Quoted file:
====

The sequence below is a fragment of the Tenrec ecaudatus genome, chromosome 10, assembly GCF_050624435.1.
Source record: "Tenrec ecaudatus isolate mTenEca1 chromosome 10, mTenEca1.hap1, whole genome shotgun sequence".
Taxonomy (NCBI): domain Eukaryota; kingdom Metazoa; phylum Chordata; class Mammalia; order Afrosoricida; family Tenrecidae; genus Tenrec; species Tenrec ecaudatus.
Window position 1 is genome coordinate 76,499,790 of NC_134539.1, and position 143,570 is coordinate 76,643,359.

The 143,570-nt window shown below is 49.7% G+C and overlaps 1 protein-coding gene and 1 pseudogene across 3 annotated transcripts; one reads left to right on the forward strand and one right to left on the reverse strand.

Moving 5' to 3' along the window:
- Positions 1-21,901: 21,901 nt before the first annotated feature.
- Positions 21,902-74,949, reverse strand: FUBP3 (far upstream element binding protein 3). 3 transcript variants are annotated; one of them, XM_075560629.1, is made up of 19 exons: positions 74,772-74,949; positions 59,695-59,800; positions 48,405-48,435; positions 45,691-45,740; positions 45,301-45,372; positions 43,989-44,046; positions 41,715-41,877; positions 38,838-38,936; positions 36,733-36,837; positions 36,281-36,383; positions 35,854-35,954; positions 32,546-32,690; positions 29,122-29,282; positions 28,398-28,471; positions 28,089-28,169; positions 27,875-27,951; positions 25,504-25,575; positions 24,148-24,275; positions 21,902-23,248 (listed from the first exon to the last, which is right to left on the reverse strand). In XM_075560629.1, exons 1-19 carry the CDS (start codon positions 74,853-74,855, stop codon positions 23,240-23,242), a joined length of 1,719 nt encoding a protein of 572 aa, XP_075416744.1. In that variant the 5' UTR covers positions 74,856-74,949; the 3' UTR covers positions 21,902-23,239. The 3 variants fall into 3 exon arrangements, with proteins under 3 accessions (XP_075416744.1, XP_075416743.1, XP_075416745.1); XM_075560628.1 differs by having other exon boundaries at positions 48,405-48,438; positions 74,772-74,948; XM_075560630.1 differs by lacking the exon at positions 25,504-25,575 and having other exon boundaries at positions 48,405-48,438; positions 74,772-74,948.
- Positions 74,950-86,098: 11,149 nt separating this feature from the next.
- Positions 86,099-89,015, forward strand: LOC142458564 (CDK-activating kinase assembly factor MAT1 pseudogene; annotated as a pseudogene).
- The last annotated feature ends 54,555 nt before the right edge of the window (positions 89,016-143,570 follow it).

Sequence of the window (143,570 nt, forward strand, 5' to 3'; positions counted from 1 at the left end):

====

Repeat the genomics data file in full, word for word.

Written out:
The sequence below is a fragment of the Tenrec ecaudatus genome, chromosome 10, assembly GCF_050624435.1.
Source record: "Tenrec ecaudatus isolate mTenEca1 chromosome 10, mTenEca1.hap1, whole genome shotgun sequence".
Taxonomy (NCBI): domain Eukaryota; kingdom Metazoa; phylum Chordata; class Mammalia; order Afrosoricida; family Tenrecidae; genus Tenrec; species Tenrec ecaudatus.
Window position 1 is genome coordinate 76,499,790 of NC_134539.1, and position 143,570 is coordinate 76,643,359.

The 143,570-nt window shown below is 49.7% G+C and overlaps 1 protein-coding gene and 1 pseudogene across 3 annotated transcripts; one reads left to right on the forward strand and one right to left on the reverse strand.

Moving 5' to 3' along the window:
- Positions 1-21,901: 21,901 nt before the first annotated feature.
- Positions 21,902-74,949, reverse strand: FUBP3 (far upstream element binding protein 3). 3 transcript variants are annotated; one of them, XM_075560629.1, is made up of 19 exons: positions 74,772-74,949; positions 59,695-59,800; positions 48,405-48,435; positions 45,691-45,740; positions 45,301-45,372; positions 43,989-44,046; positions 41,715-41,877; positions 38,838-38,936; positions 36,733-36,837; positions 36,281-36,383; positions 35,854-35,954; positions 32,546-32,690; positions 29,122-29,282; positions 28,398-28,471; positions 28,089-28,169; positions 27,875-27,951; positions 25,504-25,575; positions 24,148-24,275; positions 21,902-23,248 (listed from the first exon to the last, which is right to left on the reverse strand). In XM_075560629.1, exons 1-19 carry the CDS (start codon positions 74,853-74,855, stop codon positions 23,240-23,242), a joined length of 1,719 nt encoding a protein of 572 aa, XP_075416744.1. In that variant the 5' UTR covers positions 74,856-74,949; the 3' UTR covers positions 21,902-23,239. The 3 variants fall into 3 exon arrangements, with proteins under 3 accessions (XP_075416744.1, XP_075416743.1, XP_075416745.1); XM_075560628.1 differs by having other exon boundaries at positions 48,405-48,438; positions 74,772-74,948; XM_075560630.1 differs by lacking the exon at positions 25,504-25,575 and having other exon boundaries at positions 48,405-48,438; positions 74,772-74,948.
- Positions 74,950-86,098: 11,149 nt separating this feature from the next.
- Positions 86,099-89,015, forward strand: LOC142458564 (CDK-activating kinase assembly factor MAT1 pseudogene; annotated as a pseudogene).
- The last annotated feature ends 54,555 nt before the right edge of the window (positions 89,016-143,570 follow it).

Sequence of the window (143,570 nt, forward strand, 5' to 3'; positions counted from 1 at the left end):